In contrast, eIF4E transcription, as detected with an eIF4E-lacZ transcriptional fusion reporter, as well as eIF4E protein levels detected by immunostaining were up-regulated upon dMyc overexpression and down-regulated by dMyc RNAi. It is unlikely that the changes in eIF4E-lacZ activity were due to global increases or decreases in β-galactosidase (β-gal) translation caused by altered dMyc levels, since lacZ expression from a dMyc-lacZ reporter was unaffected under similar conditions. Furthermore, like dMyc protein, eIF4E-lacZ reporter expression was up-regulated in normal NBs or ectopic NBs in ada mutants, further supporting the notion that dMyc may up-regulate eIF4E transcription. Moreover, ChIP experiments using chromatins isolated from wild-type larval brains and a ChIP-quality antibody against dMyc demonstrated specific binding of dMyc to an eIF4E promoter region harboring a cluster of adjacent noncanonical E boxes, supporting a direct regulation of eIF4E transcription by dMyc. dMyc and eIF4E thus appeared to form a regulatory feedback loop that promoted NB growth and renewal. Consistent with this model, while knocking down either dMyc or eIF4E had no noticeable effect on type II NB maintenance and only a mild effect on NB nucleolar size in the case of dMyc RNAi, their simultaneous knockdown led to a significant reduction in nucleolar size, premature neuronal differentiation, and loss of NBs (Song, 2011).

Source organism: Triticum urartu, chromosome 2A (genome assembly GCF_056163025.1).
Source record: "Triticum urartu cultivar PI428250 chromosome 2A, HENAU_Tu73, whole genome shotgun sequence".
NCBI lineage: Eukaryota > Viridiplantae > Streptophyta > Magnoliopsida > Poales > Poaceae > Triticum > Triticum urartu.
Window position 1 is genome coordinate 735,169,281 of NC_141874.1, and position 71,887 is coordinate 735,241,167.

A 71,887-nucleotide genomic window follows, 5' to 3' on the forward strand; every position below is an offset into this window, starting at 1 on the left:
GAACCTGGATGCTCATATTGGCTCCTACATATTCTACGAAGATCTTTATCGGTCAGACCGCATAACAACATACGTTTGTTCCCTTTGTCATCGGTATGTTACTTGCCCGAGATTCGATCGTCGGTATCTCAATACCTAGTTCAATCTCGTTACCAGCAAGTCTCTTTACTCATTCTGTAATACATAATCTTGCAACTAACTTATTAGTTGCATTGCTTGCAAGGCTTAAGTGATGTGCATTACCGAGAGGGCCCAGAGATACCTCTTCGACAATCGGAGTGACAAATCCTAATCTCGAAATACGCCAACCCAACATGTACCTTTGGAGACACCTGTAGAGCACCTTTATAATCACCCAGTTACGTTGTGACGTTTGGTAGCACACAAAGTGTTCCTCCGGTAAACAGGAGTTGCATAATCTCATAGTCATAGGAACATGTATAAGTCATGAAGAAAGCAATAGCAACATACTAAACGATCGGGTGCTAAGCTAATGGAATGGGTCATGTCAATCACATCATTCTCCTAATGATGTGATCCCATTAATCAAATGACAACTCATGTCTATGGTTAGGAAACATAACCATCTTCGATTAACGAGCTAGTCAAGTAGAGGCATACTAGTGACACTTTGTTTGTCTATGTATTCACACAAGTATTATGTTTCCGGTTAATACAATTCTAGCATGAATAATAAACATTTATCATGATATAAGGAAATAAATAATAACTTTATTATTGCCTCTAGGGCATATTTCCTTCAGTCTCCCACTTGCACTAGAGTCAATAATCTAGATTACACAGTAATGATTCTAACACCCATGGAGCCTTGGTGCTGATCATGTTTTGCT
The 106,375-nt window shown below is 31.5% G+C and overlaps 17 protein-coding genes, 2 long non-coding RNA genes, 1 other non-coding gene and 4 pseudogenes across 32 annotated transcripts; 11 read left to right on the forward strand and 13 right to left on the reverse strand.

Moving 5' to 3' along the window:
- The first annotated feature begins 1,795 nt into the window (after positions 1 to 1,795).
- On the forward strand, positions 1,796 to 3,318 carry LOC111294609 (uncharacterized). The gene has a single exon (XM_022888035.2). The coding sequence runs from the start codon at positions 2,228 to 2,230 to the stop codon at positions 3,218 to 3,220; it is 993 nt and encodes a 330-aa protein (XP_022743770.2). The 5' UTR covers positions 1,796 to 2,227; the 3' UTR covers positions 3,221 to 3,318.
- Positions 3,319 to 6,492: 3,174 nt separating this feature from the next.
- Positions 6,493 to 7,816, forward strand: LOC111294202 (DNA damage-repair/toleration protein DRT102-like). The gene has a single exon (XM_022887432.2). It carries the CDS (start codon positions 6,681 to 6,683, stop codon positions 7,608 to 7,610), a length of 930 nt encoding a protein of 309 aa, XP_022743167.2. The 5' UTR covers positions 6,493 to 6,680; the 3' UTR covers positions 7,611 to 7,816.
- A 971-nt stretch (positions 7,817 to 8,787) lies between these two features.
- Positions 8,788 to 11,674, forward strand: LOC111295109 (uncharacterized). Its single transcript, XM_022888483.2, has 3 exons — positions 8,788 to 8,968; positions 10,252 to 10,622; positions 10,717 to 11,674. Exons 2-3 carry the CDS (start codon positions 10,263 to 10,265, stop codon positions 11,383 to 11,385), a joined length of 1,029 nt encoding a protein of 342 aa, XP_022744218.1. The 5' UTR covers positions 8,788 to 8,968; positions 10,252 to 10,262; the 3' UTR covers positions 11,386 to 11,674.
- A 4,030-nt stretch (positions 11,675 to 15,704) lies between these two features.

If the dMyc-eIF4E axis of cell growth control is a crucial downstream effector of N signaling in regulating NB maintenance, its up-regulation might be able to rescue the type II NB depletion phenotype resulting from reduced N signaling. Indeed, the loss of NBs associated with reduced Notch signaling was preventable when cell growth was boosted by dMyc overexpression. Thus, while N-IR directed by 1407-GAL4 led to complete elimination of type II NBs, the coexpression of dMyc, but not CD8-GFP or Rheb, an upstream component of the TOR pathway, resulted in the preservation of approximately half of type II NBs with apparently normal cell sizes, cell fate marker expression, and lineage composition. A similar effect was observed when dMyc was coexpressed with N-IR using the conditional 1407ts system, with transgene expression induced at the larval stage. While both dMyc and Rheb promote cell growth, they do so through distinct mechanisms, with the former increasing nucleolar size and the latter expanding cytoplasmic volume. These results thus provide compelling evidence that control of cell growth, particularly nucleolar growth, is a critical component in the maintenance of NB identity by N signaling (Song, 2011).

The differential responses of normal and tumor-initiating stem cells to functional reduction of eIF4E prompted a test of whether chemicals that specifically inhibit eIF4E function might have therapeutic potential in preventing CSC-induced tumorigenesis. Indeed, the brain tumor phenotypes induced by N overactivation or ada loss of function were effectively suppressed by feeding animals with fly food containing Ribavirin, an eIF4E inhibitor that interferes with eIF4E binding to mRNA 5' caps and promotes the relocalization of eIF4E from the nucleus to the cytoplasm (Kentsis, 2004; Assouline, 2009) (Song, 2011).